I’ve been putting off giving blood for a while. Ever since my younger brother had cancer as a child (fine now btw) my parents have donated when they could. Because of this, I promised myself I would too (when I was eligible). However, I didn’t plan on having anxiety (silly me) so I always put it off.
I’ve booked myself a couple of appointments in the past, but I’ve always cancelled them when they got close (classic!). However, I finally kept and committed to an appoint and I donated blood on Thursday.
So, I drove to the neighbouring village to where I live, and arrived around 5 minutes before my appointment (14:30). I was greeted with ‘thanks for coming’ which was nice to hear. I sat in the waiting area and drank from my water bottle (around 600ml to be exact) as apparently around 50% of the blood donated is water so it’s important to be hydrated. Drank too fast, need a wee. Went and had one. Nice toilets.
I was then taken behind a curtain to discuss the questionnaire you had to fill in before arriving. It’s basically to check you don’t have AIDS or anything. Everything was fine after they were happy the CBD oil I take was okay (they didn’t even know what it was…). They pricked my finger to test my iron levels, all good too (people say this is the worst bit, oh just you wait!).
So, off to another waiting area to get ready to be called. I need another wee, but I thought I would wait. A couple minutes later, I’m in the chair and having my arm cleaned, getting prepped for the needle. They advise that you tense and untense your buttock muscles whilst donating to maintain pressure and stop feeling faint.
Disclaimer: Stop reading here if you’re squeamish.
The needle goes in and the nurse stands over me for 5 minutes to make sure everything is okay. She encourages me to open and close my fist to maintain blood flow. I (and she) assumes everything is fine and goes to see to another donor. Around another 5 minutes passes and a different nurse walks past, checking on donors. She stops and observes me. She looks concerned. She looks over at another nurse and see her whisper ‘yeah, the colour’. Then, the nurse who made the initial observation came back over and said, ‘right, we’re going to take this out now.’
She removes the needle and it hurt. I could taste blood in my mouth too. The nurse tilts the chair back and applies pressure to where the needle was just removed. I knew something was wrong as soon as she made her first observation (I’m quite vigilant), but they were doing my best to keep me calm. Obviously I’m trying not to panic at this point, but my heart is racing and I’m getting sweaty. They tilt the chair forward and hand me a leaflet.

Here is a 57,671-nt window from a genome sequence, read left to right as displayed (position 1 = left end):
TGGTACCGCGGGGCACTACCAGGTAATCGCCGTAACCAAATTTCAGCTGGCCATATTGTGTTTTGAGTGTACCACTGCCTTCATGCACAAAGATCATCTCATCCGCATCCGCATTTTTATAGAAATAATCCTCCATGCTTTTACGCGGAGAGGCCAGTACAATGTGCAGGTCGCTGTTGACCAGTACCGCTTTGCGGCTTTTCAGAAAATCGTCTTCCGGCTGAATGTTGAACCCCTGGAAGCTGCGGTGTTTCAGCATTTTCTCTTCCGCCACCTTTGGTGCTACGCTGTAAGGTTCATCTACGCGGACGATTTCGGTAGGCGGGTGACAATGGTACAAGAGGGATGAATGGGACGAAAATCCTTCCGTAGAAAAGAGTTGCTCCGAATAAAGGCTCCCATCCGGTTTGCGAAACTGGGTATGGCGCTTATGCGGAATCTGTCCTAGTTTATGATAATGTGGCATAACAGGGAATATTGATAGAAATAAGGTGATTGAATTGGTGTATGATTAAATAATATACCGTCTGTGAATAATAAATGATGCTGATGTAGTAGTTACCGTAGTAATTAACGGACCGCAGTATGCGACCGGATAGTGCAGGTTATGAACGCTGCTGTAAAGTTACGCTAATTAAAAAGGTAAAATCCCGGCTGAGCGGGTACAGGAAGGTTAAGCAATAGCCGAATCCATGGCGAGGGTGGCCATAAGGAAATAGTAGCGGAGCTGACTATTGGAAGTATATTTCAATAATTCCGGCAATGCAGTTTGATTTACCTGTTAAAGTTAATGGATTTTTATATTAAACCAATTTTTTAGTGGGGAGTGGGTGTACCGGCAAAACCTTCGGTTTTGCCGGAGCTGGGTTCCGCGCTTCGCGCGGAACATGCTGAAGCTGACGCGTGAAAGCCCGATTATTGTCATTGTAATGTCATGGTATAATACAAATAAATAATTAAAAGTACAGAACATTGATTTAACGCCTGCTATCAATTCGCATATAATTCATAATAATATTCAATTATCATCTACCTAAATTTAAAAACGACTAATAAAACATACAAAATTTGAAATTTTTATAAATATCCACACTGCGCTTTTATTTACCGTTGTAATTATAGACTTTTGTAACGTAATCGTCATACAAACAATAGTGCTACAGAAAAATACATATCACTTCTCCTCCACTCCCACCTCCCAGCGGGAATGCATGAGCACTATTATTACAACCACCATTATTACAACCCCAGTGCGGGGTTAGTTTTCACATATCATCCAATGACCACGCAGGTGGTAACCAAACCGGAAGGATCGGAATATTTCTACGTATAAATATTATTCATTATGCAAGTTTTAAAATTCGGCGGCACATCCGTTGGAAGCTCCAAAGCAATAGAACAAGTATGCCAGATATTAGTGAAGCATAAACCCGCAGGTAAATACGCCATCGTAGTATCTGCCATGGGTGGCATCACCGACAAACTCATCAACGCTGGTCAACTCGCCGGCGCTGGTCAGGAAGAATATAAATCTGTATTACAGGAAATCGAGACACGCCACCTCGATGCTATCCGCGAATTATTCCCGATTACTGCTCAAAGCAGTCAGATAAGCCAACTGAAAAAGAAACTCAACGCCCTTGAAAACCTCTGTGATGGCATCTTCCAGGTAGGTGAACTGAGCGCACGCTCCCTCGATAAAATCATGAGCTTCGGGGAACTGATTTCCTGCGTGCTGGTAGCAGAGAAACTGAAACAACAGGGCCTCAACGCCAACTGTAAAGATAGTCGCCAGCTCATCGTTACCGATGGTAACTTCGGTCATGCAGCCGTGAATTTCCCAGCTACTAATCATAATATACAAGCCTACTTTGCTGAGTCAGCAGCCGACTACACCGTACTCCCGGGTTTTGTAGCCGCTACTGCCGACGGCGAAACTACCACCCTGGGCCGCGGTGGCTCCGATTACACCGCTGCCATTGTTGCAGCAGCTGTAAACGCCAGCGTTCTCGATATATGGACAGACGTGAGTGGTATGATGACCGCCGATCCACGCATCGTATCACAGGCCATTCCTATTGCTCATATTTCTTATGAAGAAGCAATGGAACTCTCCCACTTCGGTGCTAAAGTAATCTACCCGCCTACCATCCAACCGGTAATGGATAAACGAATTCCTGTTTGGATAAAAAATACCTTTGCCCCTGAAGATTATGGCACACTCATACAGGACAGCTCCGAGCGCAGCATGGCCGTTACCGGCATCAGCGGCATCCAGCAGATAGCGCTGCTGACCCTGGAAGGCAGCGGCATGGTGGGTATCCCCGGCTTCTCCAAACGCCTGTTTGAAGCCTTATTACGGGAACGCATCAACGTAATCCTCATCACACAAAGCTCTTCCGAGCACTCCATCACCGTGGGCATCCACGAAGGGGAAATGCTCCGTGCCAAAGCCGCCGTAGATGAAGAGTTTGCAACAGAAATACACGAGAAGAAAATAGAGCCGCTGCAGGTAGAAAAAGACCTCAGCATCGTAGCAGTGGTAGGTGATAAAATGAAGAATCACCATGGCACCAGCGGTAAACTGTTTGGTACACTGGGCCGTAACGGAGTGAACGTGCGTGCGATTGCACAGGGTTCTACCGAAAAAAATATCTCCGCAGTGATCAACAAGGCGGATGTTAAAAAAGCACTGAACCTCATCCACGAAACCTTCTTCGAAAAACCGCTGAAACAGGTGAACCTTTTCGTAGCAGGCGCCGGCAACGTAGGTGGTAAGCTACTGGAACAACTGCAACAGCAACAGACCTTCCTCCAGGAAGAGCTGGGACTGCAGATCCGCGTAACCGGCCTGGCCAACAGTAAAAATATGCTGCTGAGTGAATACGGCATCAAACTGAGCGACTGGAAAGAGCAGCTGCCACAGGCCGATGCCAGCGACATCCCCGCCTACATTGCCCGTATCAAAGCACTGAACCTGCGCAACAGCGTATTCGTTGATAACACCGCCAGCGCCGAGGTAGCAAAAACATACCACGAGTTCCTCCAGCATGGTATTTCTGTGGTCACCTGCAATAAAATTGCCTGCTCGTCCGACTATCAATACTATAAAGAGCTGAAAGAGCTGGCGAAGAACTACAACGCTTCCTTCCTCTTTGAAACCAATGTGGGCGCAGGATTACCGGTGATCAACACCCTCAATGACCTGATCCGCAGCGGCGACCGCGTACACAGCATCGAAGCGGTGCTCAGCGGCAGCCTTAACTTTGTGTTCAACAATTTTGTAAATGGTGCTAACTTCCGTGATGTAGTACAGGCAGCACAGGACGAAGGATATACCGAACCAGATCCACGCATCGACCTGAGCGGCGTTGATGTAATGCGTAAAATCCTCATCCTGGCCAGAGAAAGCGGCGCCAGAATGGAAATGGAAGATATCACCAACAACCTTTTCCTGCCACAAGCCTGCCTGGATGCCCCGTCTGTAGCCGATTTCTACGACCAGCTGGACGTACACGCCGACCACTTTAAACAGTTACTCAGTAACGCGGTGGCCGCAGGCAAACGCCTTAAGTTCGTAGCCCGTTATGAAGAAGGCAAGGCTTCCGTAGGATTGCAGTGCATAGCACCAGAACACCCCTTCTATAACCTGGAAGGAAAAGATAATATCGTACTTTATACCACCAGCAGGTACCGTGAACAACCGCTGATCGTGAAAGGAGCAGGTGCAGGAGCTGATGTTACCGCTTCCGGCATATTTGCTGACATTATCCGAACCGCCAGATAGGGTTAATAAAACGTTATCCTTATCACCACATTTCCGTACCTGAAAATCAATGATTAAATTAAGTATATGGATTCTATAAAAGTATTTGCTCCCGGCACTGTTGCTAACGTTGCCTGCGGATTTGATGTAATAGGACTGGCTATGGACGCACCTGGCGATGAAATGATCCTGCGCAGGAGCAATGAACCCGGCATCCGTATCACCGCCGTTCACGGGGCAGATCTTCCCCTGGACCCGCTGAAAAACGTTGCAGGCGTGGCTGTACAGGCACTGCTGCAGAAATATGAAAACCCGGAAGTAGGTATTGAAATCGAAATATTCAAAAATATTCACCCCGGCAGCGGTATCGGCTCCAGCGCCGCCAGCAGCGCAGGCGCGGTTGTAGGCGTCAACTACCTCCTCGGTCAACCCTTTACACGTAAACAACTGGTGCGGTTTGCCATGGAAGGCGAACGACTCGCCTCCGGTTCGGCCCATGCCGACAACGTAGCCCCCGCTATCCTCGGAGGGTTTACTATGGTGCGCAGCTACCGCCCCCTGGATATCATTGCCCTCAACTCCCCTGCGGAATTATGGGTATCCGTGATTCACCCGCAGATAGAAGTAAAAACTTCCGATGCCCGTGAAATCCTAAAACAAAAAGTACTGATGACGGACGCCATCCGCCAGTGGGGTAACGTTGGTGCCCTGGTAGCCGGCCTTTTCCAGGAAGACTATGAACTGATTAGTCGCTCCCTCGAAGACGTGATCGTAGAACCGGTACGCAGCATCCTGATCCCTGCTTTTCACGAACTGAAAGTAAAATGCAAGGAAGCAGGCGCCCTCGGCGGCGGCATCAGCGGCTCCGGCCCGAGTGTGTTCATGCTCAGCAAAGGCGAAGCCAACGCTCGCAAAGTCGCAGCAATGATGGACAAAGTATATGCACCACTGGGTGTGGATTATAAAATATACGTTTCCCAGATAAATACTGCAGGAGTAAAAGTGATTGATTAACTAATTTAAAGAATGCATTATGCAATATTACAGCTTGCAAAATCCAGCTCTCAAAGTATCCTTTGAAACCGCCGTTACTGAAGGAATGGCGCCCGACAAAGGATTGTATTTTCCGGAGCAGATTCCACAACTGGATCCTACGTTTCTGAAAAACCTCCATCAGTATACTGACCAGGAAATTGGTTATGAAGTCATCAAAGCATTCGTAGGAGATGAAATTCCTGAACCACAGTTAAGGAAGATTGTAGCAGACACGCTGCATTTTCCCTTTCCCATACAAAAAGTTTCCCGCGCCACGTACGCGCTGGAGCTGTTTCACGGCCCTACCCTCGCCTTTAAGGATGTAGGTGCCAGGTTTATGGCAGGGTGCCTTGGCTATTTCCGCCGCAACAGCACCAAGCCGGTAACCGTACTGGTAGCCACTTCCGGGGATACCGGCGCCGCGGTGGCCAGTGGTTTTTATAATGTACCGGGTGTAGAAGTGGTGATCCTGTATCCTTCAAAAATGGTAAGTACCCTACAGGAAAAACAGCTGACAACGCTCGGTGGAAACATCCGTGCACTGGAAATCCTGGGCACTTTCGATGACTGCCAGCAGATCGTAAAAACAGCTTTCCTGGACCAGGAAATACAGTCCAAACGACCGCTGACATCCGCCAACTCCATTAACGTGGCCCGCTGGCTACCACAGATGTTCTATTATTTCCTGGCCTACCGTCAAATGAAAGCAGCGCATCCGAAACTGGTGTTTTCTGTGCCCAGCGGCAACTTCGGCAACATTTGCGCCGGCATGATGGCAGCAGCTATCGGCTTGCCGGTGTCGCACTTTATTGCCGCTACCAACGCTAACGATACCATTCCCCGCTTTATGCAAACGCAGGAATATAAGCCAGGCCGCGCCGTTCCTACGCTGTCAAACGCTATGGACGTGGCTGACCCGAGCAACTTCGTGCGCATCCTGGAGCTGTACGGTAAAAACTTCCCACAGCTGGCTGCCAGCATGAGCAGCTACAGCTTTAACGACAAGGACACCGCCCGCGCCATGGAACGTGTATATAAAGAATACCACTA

The head nurse, in a soft and calm voice, says, ‘Right, this is what has happened today.’ She doesn’t actual say it, she just points to the leaflet that is titled ‘Arterial Puncture’. Brilliant I thought. Panic I felt. She then read through the leaflet that explained what to do and when to go to A&E (accident and emergency). I was now getting hotter, getting sweatier, feeling sick. They noticed, and tilted the chair back, got me a sick bowl and put an ice pack round my neck. I gagged, but didn’t throw anything up. Now at this point, I don’t know if it was anxiety or the lack of blood in my system that made me feel like this, probably a mixture.
I was feeling better around 5 minutes later, so they tilt me back up and apply a tight dressing to my arm (the bleeding has stopped at this point). I’m told at this point that if I come back and donate again, they wouldn’t use my left arm again, ever. I get the feeling this isn’t very common.
I drink some more water and eventually make my way over to the refreshment table where you’re encouraged to have a snack and more fluids. After eating a bag of crisps, I make my way out and drive home.
So, what are the takeaways from this experience? Don’t let this put you off. I’m sure this is very uncommon (it just happened to happen to me on my first donation) so don’t worry. Other people rack up 50 donations with no issues, so if you’re thinking about donating, please go! I also hope that my blood can actually be used. I’m not a doctor, so I don’t know if blood drawn from an artery instead of a vein has different properties (it’s obviously more oxygenated), but I hope everyone’s time, blood and sweat (no tears luckily) weren’t wasted. Lastly, I think its important to remember that if that’s one of the worst things that can happen, it wasn’t actually that bad.
A quick shout out to the nurses who looked after me once they noticed something was wrong. Very caring and professional. To the nurse who first put the needle in and stood over me for 5 minutes, please try and be more careful with first time donors!
See you later.